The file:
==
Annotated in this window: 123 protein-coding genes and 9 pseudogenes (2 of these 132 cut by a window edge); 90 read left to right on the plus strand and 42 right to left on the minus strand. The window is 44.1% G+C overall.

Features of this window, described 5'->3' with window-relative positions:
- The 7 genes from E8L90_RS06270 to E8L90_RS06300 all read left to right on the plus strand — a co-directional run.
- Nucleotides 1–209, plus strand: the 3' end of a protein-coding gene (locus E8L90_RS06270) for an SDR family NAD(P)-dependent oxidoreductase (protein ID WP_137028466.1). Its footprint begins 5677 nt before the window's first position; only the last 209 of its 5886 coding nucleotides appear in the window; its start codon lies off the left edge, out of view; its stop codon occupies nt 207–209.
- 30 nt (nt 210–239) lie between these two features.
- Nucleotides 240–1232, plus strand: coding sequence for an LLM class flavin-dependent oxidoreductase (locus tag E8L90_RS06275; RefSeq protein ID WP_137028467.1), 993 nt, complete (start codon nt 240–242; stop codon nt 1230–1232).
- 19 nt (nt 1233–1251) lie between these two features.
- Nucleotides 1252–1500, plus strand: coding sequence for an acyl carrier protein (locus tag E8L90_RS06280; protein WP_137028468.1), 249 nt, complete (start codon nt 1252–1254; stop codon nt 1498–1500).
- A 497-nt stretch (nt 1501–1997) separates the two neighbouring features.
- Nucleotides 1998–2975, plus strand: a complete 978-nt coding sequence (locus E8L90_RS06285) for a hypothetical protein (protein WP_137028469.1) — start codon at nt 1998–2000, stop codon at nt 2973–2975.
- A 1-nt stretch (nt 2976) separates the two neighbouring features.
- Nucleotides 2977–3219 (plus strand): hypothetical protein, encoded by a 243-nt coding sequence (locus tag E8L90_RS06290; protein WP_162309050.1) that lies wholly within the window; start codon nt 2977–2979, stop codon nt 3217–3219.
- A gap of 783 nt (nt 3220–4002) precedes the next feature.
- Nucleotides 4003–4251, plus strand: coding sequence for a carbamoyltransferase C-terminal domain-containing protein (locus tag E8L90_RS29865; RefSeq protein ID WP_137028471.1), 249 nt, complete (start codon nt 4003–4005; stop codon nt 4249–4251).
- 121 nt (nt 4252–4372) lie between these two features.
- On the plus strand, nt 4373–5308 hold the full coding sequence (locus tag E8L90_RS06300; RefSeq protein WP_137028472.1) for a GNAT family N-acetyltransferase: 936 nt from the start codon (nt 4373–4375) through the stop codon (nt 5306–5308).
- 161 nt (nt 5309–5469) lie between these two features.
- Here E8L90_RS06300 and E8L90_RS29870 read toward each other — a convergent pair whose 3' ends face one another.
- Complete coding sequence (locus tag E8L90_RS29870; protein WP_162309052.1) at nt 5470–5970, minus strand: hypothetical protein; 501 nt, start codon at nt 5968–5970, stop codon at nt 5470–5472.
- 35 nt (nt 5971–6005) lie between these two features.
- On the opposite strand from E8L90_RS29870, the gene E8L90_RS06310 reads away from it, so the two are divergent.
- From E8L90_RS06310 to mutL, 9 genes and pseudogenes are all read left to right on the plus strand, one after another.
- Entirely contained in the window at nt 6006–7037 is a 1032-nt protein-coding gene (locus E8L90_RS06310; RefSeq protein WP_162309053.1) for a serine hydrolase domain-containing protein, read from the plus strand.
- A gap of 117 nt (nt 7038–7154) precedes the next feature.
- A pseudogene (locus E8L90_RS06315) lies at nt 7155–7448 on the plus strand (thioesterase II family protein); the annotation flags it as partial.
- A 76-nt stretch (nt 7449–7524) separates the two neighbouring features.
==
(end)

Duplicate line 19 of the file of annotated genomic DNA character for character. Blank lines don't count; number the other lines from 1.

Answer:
- Complete coding sequence (locus tag E8L90_RS29870; protein WP_162309052.1) at nt 5470–5970, minus strand: hypothetical protein; 501 nt, start codon at nt 5968–5970, stop codon at nt 5470–5472.